This past month America’s first mental health court celebrated its 20th anniversary. The behind the scenes story, which led to the creation of Broward’s Mental Health Court, is a case-study of the need to preserve and expand Medicaid from a criminal justice perspective; and what happens when people in need of mental health and primary care are left behind. Aaron Wynn, a young man living in South Florida, was preparing to leave for college. According to his family, Aaron loved the ocean, his friends and playing sports. In the spring of 1989, he was struck by a car while riding his motorcycle. He sustained serious injuries. The most profound was the traumatic brain injury he endured which changed the course of his life and that of his family. For years, his parents pled for mental health care for their son. Aaron’s condition continued to deteriorate. He lost his memory and was unable to regulate his behavior. His family lived-in terror, waiting for crisis. Crisis occurred when Aaron was arrested after an argument with a police officer, and an Order by a judge to commit Aaron to a forensic hospital for competency restoration. According to expert legal testimony, Aaron spent over two and a half years in seclusion and restraint in a Florida Forensic Hospital. When he was released in 1991, his mental illness had worsened. Aaron was discharged from the forensic hospital with no linkage to community-based residential treatment and services.
In 1993, while experiencing a psychotic episode in a South Florida grocery store. Aaron darted out of the store, and tragically collided with an 85-year old woman, who hit her head on the pavement and died from her injuries sustained in the fall. Aaron was charged with murder. As noted by PBS/Frontline, Aaron Wynn became the catalyst for a new system of therapeutic justice for people with mental illness. Broward County’s Mental Health Court, was an outgrowth of a 1994 Grand Jury Investigation and relies on Medicaid to coordinate and oversee the mental health treatment, services and care for the majority of court participants.
Problem-solving courts, such as drug courts, mental health courts, veterans courts, and hybrid behavioral health courts are collaborative, inter-disciplinary and voluntary. Treatment courts exist on the juvenile and adult levels of the court system. These solution-focused courts are designed to address vexing social problems. The court, takes aim at social determinants which can be “root cause drivers” and the intersections between poverty, trauma, adverse childhood experiences and disparities in race, health and education. From a criminal and juvenile justice perspective, the role of Medicaid is inextricably connected to community restoration, public safety and the promotion of public health.
According to The Henry J. Kaiser Foundation’s report on health coverage for justice-involved adults, “there are an estimated 2.3 million adults incarcerated in jail or prison, but millions more are being supervised in the community under some form of community supervision.” Data reveals, that people entering and being released from county jails do not have health insurance and have significant unmet physical and mental health needs. According to the research, over half of prison and jail inmates have a mental health disorder, with 64% of local jail inmates having the highest prevalence of mental health disorders. In addition, the justice-involved population has a high prevalence of chronic diseases (such as HIV/AIDS, tuberculosis, and hepatitis B and C.) The role of Medicaid as the financial means for these individuals to access health care cannot be over-stated. For example, according to RAND, “the need for the State of California and other states to leverage Medicaid Expansion, “is critical to address the public health challenges of returning ex-prisoners to the community… and the needs of their children.”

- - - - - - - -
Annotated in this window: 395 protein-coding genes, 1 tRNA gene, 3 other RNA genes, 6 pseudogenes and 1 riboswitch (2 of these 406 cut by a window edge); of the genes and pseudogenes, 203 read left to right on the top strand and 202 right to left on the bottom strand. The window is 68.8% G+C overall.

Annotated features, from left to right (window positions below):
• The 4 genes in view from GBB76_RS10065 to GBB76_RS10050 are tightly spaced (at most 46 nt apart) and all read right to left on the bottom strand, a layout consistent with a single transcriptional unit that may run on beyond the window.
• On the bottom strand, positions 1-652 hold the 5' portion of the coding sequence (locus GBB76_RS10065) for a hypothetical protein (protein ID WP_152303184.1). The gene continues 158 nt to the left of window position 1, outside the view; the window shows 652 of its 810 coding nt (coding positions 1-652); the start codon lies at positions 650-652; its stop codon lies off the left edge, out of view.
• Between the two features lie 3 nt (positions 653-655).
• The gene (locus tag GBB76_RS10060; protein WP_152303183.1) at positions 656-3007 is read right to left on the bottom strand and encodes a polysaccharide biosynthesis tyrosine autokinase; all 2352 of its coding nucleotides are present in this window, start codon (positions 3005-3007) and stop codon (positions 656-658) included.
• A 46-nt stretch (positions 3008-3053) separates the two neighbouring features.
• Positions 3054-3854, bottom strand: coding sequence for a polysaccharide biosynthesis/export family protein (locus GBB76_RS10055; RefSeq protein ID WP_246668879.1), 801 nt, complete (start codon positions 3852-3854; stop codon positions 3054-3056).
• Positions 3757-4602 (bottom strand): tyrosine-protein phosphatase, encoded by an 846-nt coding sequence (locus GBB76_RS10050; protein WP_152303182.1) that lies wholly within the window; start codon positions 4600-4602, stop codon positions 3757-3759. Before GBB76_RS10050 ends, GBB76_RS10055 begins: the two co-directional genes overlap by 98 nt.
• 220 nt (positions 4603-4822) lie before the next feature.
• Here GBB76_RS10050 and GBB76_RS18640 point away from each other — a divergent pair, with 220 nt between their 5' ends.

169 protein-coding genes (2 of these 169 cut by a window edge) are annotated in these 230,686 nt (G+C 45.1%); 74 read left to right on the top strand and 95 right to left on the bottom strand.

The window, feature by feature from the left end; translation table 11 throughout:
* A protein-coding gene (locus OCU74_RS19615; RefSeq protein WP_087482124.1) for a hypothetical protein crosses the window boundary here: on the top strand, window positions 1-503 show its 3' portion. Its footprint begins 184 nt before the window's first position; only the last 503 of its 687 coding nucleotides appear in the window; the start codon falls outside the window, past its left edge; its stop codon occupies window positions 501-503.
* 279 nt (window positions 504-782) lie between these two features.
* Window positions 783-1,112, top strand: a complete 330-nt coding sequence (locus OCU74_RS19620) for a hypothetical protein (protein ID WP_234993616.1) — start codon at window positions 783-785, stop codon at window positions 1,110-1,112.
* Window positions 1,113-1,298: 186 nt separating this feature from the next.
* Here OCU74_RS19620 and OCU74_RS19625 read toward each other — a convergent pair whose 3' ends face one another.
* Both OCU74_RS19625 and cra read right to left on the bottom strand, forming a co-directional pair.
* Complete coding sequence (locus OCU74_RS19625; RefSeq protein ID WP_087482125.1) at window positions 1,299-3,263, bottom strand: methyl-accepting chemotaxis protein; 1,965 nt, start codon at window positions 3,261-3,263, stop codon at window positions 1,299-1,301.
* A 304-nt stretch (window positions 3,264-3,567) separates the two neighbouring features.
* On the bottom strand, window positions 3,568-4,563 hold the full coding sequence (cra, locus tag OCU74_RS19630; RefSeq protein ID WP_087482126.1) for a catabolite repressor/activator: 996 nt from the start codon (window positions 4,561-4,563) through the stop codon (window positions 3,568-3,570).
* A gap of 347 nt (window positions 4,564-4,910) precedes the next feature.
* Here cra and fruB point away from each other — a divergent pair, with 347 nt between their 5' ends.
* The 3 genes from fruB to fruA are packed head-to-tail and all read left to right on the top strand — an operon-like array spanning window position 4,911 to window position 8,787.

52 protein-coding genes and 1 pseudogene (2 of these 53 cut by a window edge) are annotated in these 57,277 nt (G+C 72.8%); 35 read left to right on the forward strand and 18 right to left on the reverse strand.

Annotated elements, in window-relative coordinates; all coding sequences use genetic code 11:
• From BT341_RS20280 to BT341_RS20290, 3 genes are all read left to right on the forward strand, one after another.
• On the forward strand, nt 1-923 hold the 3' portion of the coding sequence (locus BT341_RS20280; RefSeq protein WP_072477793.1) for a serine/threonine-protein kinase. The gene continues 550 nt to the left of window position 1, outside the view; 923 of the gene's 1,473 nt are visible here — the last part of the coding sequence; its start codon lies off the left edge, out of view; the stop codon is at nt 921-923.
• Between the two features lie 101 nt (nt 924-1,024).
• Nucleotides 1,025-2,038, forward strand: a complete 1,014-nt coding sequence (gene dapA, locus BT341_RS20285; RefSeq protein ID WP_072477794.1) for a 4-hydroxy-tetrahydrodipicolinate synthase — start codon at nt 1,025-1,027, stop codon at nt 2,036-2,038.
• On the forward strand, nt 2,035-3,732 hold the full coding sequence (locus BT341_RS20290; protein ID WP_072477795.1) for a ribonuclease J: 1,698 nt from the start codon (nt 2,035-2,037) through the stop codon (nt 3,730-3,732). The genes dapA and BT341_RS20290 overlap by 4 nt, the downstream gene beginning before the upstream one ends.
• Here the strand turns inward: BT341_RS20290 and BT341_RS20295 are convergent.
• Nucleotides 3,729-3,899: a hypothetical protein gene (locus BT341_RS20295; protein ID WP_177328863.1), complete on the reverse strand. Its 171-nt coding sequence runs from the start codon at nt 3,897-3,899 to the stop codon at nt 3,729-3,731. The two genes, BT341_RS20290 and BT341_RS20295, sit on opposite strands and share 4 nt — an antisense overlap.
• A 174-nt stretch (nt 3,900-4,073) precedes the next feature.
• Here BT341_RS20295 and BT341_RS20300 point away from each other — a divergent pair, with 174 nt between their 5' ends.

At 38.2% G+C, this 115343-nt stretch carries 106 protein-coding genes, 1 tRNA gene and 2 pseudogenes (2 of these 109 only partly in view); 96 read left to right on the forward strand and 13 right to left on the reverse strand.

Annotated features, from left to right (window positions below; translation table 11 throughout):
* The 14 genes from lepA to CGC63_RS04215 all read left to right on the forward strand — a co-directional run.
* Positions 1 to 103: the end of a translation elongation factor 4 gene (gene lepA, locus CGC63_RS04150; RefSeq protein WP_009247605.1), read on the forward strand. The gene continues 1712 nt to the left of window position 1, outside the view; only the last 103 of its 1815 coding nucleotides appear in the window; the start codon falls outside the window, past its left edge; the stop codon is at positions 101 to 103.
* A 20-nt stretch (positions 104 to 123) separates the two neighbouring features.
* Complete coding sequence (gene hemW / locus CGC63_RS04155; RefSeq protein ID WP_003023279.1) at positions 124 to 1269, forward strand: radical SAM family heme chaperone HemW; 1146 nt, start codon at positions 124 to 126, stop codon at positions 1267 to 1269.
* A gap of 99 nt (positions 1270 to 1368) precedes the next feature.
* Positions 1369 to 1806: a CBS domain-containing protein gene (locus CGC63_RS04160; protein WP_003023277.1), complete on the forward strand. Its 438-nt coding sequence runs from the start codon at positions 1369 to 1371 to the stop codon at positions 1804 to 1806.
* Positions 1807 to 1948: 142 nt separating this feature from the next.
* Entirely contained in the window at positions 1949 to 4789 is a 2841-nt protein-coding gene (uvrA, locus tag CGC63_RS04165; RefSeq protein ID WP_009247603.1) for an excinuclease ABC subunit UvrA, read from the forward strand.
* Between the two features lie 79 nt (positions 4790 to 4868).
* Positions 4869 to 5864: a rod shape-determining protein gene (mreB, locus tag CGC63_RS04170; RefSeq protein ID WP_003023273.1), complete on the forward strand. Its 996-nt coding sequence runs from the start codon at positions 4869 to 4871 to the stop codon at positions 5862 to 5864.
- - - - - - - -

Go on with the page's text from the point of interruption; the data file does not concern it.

As to justice-involved youth, according to The Kaiser Foundation’s Issue Brief on health coverage for youth in the juvenile justice system, the majority of youth entering the juvenile justice system are placed on some form of community probation depending on the seriousness of the offense and other factors. As of September 2010, an estimated 70.800 youth were held in juvenile justice residential placement facilities in the U.S. Per national health surveys, a majority of juveniles entering the justice system, including “crossing-over youth” from child welfare, has significant unmet health needs. The health care needs of girls and boys are complex. Many require comprehensive and on-going physical, reproductive, mental and behavioral health services upon their release into the community.
From a criminal justice perspective, Medicaid is inextricably tied to the capacity of the criminal justice system to problem-solve and effectively respond to complex social and public health problems which impact the health and safety of our communities.